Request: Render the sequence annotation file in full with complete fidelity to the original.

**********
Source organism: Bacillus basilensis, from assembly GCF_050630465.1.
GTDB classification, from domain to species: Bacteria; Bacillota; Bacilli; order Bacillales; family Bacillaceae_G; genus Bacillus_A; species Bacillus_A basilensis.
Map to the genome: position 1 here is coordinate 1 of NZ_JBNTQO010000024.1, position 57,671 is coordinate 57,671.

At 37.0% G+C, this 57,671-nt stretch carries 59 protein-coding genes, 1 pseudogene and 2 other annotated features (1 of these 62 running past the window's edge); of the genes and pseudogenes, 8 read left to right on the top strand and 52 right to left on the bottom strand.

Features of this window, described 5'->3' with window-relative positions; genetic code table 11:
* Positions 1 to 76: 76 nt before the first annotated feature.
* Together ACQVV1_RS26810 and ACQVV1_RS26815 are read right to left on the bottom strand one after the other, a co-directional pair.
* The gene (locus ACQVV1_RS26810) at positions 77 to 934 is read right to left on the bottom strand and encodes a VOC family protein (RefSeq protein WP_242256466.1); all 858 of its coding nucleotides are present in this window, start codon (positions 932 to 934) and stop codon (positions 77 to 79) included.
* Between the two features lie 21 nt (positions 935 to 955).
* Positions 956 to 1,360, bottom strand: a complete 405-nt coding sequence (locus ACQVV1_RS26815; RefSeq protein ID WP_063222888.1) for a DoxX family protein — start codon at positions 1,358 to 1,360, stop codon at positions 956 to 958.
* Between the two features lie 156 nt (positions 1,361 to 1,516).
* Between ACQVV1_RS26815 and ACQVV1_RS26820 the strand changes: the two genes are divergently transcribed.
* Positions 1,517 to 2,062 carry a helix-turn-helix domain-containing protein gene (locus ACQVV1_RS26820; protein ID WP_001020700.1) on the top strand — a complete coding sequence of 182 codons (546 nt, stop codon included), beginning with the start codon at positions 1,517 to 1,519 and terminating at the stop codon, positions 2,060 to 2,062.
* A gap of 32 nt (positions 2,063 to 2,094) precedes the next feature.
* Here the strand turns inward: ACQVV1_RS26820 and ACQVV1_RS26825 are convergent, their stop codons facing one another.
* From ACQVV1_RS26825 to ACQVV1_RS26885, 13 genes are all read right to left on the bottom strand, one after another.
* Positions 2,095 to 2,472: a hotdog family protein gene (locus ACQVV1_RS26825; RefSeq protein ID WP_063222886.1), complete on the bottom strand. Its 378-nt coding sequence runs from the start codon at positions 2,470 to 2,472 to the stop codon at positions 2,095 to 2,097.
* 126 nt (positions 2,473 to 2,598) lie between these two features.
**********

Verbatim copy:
Source organism: Bacillus basilensis, from assembly GCF_050630465.1.
GTDB classification, from domain to species: Bacteria; Bacillota; Bacilli; order Bacillales; family Bacillaceae_G; genus Bacillus_A; species Bacillus_A basilensis.
Map to the genome: position 1 here is coordinate 1 of NZ_JBNTQO010000024.1, position 57,671 is coordinate 57,671.

At 37.0% G+C, this 57,671-nt stretch carries 59 protein-coding genes, 1 pseudogene and 2 other annotated features (1 of these 62 running past the window's edge); of the genes and pseudogenes, 8 read left to right on the top strand and 52 right to left on the bottom strand.

Features of this window, described 5'->3' with window-relative positions; genetic code table 11:
* Positions 1 to 76: 76 nt before the first annotated feature.
* Together ACQVV1_RS26810 and ACQVV1_RS26815 are read right to left on the bottom strand one after the other, a co-directional pair.
* The gene (locus ACQVV1_RS26810) at positions 77 to 934 is read right to left on the bottom strand and encodes a VOC family protein (RefSeq protein WP_242256466.1); all 858 of its coding nucleotides are present in this window, start codon (positions 932 to 934) and stop codon (positions 77 to 79) included.
* Between the two features lie 21 nt (positions 935 to 955).
* Positions 956 to 1,360, bottom strand: a complete 405-nt coding sequence (locus ACQVV1_RS26815; RefSeq protein ID WP_063222888.1) for a DoxX family protein — start codon at positions 1,358 to 1,360, stop codon at positions 956 to 958.
* Between the two features lie 156 nt (positions 1,361 to 1,516).
* Between ACQVV1_RS26815 and ACQVV1_RS26820 the strand changes: the two genes are divergently transcribed.
* Positions 1,517 to 2,062 carry a helix-turn-helix domain-containing protein gene (locus ACQVV1_RS26820; protein ID WP_001020700.1) on the top strand — a complete coding sequence of 182 codons (546 nt, stop codon included), beginning with the start codon at positions 1,517 to 1,519 and terminating at the stop codon, positions 2,060 to 2,062.
* A gap of 32 nt (positions 2,063 to 2,094) precedes the next feature.
* Here the strand turns inward: ACQVV1_RS26820 and ACQVV1_RS26825 are convergent, their stop codons facing one another.
* From ACQVV1_RS26825 to ACQVV1_RS26885, 13 genes are all read right to left on the bottom strand, one after another.
* Positions 2,095 to 2,472: a hotdog family protein gene (locus ACQVV1_RS26825; RefSeq protein ID WP_063222886.1), complete on the bottom strand. Its 378-nt coding sequence runs from the start codon at positions 2,470 to 2,472 to the stop codon at positions 2,095 to 2,097.
* 126 nt (positions 2,473 to 2,598) lie between these two features.